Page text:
Eating The Dinosaur

Many people would find the idea of rationalizing the writing of the Unabomber manifesto or comparing Kurt Cobain to the cult leader David Koresh absurd, nevermind reading both these ideas in the same book. However, author Chuck Klosterman is not like other people. He boldly theorizes about both these ideas while spoon-feeding readers his philosophy on all things popular culture. In his sixth book, Eating the Dinosaur, Klosterman draws on his previously successful formula, which includes off-beat thinking and witty footnotes to discuss subjects as disparate as time travel, professional football, the irrelevance/relevance of ABBA and why people are disappointed by Weezer.

This collection of lengthy essays follows the release of Klosterman’s less-than-stellar foray into novel writing, Owl City. That novel’s characters — a female teacher, an intellectually challenged student, a football player and an old man — were all written in a voice and thoughts eerily similar to Klosterman’s own. However, this same singularity of voice helps the author’s most successful writing ventures — pop culture essays, which combine introspection with in-depth commentary on music, pop starlets and the world of professional sports.

As a contributor to publications including Esquire, The New York Times Magazine, Spin and ESPN, he has skillfully crafted the essay, interview and article into an art form. Two of his bestselling books, Chuck Klosterman IV and Sex Drugs and Cocoa Puffs, contained updated essays previously published on subjects such as Saved by the Bell, porn and Morrissey. In Sex, Drugs and Cocoa Puffs he updated his essay “Bending Spoons with Britney Spears,” and manages to brilliantly dissect Spears, predicting some sort of mental breakdown years before she shaved her head and wielded an umbrella as a weapon.

Eating the Dinosaur contains no such previously published essays, instead favouring Klosterman’s own brand of contemporary pop culture philosophy. This means less interesting celebrity profiles and more offbeat and sometimes completely strange thoughts (re: the Unabomber and the truth in his manifesto). He spends more time discussing time travel, advertising, relevance/irrelevance and laugh tracks than he does analyzing the pop cultural artifacts he uses to contextualize these theories. Depending on the form of cultural criticism you enjoy and how accustomed you are to Klosterman’s writing, this may or may not be a good thing.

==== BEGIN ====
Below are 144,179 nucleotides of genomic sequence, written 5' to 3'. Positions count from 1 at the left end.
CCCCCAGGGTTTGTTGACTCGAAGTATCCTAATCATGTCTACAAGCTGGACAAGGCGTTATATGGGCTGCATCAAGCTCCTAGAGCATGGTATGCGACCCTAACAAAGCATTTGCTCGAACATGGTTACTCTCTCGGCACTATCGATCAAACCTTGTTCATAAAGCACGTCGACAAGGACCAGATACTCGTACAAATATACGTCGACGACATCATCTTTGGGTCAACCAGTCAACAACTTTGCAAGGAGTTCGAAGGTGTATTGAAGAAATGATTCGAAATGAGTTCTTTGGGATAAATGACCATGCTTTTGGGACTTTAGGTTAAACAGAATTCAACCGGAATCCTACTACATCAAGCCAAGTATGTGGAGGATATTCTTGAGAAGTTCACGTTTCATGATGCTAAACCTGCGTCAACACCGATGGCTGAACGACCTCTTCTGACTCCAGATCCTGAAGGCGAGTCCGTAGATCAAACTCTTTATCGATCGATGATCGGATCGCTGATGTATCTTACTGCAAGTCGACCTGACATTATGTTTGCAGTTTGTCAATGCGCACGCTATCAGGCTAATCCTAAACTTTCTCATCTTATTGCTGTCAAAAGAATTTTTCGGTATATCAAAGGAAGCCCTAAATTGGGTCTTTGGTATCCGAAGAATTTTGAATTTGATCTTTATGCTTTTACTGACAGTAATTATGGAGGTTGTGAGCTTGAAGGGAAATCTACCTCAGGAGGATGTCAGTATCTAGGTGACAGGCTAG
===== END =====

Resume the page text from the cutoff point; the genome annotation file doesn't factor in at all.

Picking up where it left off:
The book begins by Klosterman saying that in the past five years he has answered more interview questions than asked, and he attempts to discuss why he even answers interview questions at all. This essay is combined with interviews he conducted with Errol Morris, an American documentary filmmaker, and Ira Glass, producer of This American Life. He attempts to figure out why people answer interviews at all, if there is any truth behind how people see themselves and how interviewers portray other people. It all reads as a very circular, self-deprecating series of thoughts.

One of the more interesting essays is on Garth Brooks and his alter ego “Chris Gaines.” Klosterman theorizes about the ultimate failure of “Gaines” as a framework for an interesting discussion of “authenticity” within rock criticism. Klosterman never interviewed Brooks for this essay, as was a staple in much of his earlier writing. In Eating the Dinosaur, the lack of superstar interviews parallels the absence of Klosterman placing himself within the framework of the pop culture subjects he is writing about. In previous books, he sought to find personal meaning within the cultural context he was so absorbed with, but in Eating the Dinosaur this is not the case. For someone who is looking for pure contemporary cultural criticism, this will likely not matter. However, this book can be disappointing to those accustomed to Klosterman’s hallmark superstar subject matter, humorous footnotes and personalization.